Stephen Breyer attended Stanford University, then Oxford University on a Marshall Scholarship, and Harvard Law School. He was a law clerk to U.S. Supreme Court Justice Arthur J. Goldberg. Breyer taught administrative law at Harvard Law School, worked for the U.S. Department of Justice, for the Senate Watergate Committee, and as a senior staff member for the Senate Judiciary Committee under the leadership of Sen. Edward M. Kennedy, the Massachusetts Democrat. He considered Kennedy a mentor.
In late 1980, outgoing President Jimmy Carter nominated Breyer to the U.S. Court of Appeals for the First Circuit, in Boston. In 1994, President Bill Clinton tapped Breyer to succeed the retiring Justice Harry A. Blackmun. Breyer had been on Clinton’s short list the year before, when the president chose Ruth Bader Ginsburg for a different opening.
In his first term, Breyer wrote his first significant opinion in an education-related case. It was a dissent from a decision of the court that Congress lacked authority under the U.S. Constitution’s commerce clause to make it a crime to possess a gun in a school zone.
In United States v. Lopez, in 1995, the majority overturned the conviction under the Gun-Free School Zones Act of 1990 of a 12th grader who had carried a gun into his San Antonio high school. The 5-4 majority said the statute had nothing to do with commerce or economic enterprise.
Breyer said in his dissent that Congress rationally could have found that violent crime in school zones, through its effect on the quality of education, significantly affected interstate commerce.
“For one thing, reports, hearings, and other readily available literature make clear that the problem of guns in and around schools is widespread and extremely serious,” Breyer wrote, “Congress could therefore have found a substantial educational problem—teachers unable to teach, students unable to learn—and concluded that guns near schools contribute substantially to the size and scope of that problem.”
Lessons from Topeka and Little Rock desegregation cases
Race in education was another topic Breyer confronted in his first term on the bench, and it would end up being a signature issue for him.
Breyer joined the dissent when the court ruled 5-4 in the 1995 case Missouri v. Jenkins that a federal district judge had exceeded his remedial powers by requiring a desegregation plan designed to attract white suburban students into the Kansas City, Mo., district through expensive capital and educational improvements. The court further held that substandard achievement by the district’s Black students on national tests was not, by itself, a proper basis for requiring the state of Missouri to continue to pay for costly desegregation programs in the city’s schools.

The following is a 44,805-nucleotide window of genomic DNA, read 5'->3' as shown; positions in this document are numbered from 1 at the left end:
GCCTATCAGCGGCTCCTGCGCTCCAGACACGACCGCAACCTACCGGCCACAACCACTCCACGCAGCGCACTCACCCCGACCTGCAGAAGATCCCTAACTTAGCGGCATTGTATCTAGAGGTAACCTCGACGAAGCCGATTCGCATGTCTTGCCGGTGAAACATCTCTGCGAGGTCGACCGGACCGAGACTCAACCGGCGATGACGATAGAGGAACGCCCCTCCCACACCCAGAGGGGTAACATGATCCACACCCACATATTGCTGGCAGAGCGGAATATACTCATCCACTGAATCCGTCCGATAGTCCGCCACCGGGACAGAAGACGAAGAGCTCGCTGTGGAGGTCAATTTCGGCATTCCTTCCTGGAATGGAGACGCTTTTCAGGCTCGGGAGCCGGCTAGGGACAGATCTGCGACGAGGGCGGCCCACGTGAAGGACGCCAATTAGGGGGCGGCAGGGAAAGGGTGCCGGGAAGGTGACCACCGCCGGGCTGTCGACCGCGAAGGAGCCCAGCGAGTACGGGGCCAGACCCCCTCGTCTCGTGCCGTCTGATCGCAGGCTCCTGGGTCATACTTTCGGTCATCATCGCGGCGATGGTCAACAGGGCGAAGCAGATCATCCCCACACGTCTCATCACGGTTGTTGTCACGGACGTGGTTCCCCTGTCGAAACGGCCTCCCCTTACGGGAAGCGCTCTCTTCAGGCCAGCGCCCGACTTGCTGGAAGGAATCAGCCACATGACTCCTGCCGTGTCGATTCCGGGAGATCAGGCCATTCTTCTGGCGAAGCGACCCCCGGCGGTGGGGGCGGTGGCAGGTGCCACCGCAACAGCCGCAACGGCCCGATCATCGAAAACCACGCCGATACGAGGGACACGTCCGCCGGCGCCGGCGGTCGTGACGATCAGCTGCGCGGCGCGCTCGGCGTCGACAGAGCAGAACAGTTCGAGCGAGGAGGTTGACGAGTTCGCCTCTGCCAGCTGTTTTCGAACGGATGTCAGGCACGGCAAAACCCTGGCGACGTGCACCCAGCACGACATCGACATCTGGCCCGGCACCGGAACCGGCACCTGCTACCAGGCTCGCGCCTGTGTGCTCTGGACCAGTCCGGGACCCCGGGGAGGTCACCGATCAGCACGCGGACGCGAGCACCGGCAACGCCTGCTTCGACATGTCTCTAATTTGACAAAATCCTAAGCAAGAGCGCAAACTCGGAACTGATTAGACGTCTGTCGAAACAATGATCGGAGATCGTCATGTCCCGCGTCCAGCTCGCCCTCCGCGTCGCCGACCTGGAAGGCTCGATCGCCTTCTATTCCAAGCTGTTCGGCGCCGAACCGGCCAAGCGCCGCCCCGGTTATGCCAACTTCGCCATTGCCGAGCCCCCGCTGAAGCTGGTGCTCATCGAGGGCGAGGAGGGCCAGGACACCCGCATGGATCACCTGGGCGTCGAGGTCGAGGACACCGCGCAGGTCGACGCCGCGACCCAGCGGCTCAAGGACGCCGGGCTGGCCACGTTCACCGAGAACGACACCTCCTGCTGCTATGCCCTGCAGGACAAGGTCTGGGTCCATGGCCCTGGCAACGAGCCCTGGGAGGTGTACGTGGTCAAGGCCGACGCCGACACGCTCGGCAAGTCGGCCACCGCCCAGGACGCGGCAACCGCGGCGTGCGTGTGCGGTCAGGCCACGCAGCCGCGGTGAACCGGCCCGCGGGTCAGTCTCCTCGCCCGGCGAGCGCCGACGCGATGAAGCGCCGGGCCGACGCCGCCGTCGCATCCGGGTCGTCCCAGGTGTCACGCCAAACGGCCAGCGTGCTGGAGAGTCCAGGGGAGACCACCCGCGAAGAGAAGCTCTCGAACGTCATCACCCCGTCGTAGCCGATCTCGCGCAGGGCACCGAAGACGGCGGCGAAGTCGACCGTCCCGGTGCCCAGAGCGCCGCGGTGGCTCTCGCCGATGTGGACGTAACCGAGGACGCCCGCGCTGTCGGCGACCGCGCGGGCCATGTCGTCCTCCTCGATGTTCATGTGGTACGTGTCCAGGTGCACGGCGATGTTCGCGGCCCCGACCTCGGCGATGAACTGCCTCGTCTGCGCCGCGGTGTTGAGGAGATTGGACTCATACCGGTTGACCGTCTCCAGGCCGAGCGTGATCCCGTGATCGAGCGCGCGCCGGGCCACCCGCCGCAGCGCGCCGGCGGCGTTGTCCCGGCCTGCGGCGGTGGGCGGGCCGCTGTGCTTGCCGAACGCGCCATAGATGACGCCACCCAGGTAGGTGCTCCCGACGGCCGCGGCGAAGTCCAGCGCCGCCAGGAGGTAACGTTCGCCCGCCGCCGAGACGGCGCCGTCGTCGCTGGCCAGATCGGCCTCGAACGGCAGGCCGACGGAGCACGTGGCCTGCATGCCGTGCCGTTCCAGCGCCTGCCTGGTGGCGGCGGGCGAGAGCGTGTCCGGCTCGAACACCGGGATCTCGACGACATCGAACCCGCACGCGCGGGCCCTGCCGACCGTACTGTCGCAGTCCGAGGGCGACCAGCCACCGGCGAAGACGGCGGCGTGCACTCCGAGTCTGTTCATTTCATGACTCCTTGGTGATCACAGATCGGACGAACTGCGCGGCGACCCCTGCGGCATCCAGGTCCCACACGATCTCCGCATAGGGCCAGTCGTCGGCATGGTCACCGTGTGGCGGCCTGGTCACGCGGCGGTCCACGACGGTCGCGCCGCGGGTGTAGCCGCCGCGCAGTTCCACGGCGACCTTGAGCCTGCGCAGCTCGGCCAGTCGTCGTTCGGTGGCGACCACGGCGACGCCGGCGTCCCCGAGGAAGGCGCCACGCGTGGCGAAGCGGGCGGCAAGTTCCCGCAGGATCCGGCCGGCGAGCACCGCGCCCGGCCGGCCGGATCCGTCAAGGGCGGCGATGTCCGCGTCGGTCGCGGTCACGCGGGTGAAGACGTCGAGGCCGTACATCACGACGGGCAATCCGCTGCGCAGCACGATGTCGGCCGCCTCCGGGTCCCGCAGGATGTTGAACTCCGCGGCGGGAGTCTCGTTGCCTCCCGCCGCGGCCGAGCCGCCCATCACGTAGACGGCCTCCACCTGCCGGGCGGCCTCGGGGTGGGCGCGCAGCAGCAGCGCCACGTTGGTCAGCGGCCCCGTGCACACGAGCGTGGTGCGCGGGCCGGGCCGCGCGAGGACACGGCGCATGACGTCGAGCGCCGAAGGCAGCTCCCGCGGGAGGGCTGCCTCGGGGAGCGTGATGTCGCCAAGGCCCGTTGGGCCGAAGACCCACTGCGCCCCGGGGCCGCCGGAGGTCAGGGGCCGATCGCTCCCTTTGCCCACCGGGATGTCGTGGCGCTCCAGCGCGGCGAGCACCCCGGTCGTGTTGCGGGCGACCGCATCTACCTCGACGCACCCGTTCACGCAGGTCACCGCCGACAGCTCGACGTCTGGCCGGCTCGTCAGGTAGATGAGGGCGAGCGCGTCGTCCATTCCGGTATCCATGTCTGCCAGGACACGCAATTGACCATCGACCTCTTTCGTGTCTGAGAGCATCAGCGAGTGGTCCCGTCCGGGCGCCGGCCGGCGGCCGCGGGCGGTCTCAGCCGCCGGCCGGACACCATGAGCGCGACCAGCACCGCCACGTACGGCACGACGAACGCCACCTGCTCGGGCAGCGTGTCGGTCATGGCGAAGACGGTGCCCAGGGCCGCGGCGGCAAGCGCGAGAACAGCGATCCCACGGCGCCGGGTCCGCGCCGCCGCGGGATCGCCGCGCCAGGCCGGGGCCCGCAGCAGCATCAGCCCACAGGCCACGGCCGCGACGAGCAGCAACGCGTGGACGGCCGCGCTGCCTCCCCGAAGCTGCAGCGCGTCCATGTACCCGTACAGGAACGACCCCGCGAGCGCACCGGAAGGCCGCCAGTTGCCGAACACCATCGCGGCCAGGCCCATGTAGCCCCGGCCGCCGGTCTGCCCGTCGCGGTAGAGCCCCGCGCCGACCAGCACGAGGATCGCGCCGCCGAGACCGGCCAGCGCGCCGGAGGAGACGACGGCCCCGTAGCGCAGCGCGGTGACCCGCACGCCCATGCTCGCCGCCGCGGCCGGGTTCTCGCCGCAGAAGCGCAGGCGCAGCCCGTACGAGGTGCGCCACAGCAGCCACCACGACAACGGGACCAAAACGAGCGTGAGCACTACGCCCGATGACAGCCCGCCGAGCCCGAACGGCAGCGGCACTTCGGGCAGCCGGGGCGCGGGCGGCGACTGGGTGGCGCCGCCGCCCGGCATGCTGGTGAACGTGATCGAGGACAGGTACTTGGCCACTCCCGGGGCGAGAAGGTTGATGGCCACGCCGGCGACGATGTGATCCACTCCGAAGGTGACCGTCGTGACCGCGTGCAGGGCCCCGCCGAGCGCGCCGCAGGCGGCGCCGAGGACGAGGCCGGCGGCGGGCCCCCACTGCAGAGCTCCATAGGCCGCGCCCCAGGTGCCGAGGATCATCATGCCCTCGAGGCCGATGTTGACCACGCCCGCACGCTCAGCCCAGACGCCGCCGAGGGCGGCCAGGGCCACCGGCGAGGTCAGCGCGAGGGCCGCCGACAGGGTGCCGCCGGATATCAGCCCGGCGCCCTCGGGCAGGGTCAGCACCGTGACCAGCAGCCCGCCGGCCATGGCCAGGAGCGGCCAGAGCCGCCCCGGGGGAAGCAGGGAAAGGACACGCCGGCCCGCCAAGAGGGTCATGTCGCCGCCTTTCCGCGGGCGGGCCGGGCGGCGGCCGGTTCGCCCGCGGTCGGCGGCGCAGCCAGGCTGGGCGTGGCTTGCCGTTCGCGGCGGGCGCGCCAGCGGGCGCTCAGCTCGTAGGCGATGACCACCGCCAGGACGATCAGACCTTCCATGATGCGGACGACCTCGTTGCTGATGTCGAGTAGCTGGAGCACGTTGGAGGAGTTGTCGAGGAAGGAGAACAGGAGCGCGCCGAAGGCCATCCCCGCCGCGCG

On May 17, 2004, the 50th anniversary of the Supreme Court’s historic desegregation decision in Brown v. Board of Education of Topeka, Breyer represented the court at a ceremony in Topeka marking the occasion and celebrating the opening of a museum at the former Monroe School, the all-Black elementary school where Linda Brown had attended.
With the Brown decision’s recognition that “education is perhaps the most important function of state and local governments,” Breyer said, the ruling set “the nation on a path towards a goal of quality education for all children, a goal not yet achieved.”
Also at the Topeka event, Breyer raised a favorite topic of his, the Little Rock school crisis of 1957, when Arkansas Gov. Orval Faubus used state resources to block the integration of Central High School and President Dwight D. Eisenhower sent in the 101st Airborne Division of the U.S. Army to escort nine Black students into the school in September of that year. (The Supreme Court would later uphold integration orders in the case, in its 1958 decision in Cooper v. Aaron.)
Breyer has returned to the Little Rock episode in book chapters, speeches, and conversations with high school students at the court.
“The [Supreme] Court succeeded in enforcing its [Brown] decisions, as did the lower courts their orders, but only with key support from the president,” Breyer wrote in his 2010 book, Making Our Democracy Work: A Judge’s View. “The Little Rock cases eventually helped to produce victory for the cause of racial integration, a victory that helped secure the rule of law in America.”
In 2007, Breyer wrote a lengthy dissent in a case about race in the public schools, one he has mentioned whenever he was asked which of his opinions he most proud of.